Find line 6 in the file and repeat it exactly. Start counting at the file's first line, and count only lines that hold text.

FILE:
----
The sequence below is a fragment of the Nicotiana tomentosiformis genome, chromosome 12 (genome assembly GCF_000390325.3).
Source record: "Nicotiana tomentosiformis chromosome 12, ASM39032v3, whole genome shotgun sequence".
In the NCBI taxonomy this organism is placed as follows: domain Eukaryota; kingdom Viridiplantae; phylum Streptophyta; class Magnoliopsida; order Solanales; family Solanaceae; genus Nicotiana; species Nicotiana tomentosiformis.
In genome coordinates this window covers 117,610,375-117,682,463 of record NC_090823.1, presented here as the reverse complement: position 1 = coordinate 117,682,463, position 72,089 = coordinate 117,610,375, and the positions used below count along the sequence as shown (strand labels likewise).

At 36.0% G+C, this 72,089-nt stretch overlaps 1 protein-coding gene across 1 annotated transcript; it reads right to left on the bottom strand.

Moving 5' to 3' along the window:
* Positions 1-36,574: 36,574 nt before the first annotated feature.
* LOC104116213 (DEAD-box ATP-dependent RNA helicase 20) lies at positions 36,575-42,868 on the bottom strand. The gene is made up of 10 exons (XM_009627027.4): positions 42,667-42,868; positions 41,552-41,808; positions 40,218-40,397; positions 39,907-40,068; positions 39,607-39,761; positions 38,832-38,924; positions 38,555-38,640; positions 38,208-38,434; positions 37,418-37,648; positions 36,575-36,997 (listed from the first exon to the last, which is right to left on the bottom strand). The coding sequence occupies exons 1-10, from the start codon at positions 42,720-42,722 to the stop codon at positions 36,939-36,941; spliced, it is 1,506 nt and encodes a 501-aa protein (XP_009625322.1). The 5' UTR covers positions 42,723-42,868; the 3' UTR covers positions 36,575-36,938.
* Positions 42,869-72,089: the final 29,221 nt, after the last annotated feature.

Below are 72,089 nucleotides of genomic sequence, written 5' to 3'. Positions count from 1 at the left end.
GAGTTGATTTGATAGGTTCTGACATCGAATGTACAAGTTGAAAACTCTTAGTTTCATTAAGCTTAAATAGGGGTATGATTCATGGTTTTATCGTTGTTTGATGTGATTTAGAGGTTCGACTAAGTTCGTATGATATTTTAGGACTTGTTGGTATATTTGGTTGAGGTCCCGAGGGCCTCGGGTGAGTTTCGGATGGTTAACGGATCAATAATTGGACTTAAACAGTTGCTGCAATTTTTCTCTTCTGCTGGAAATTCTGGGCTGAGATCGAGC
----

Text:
Moving 5' to 3' along the window: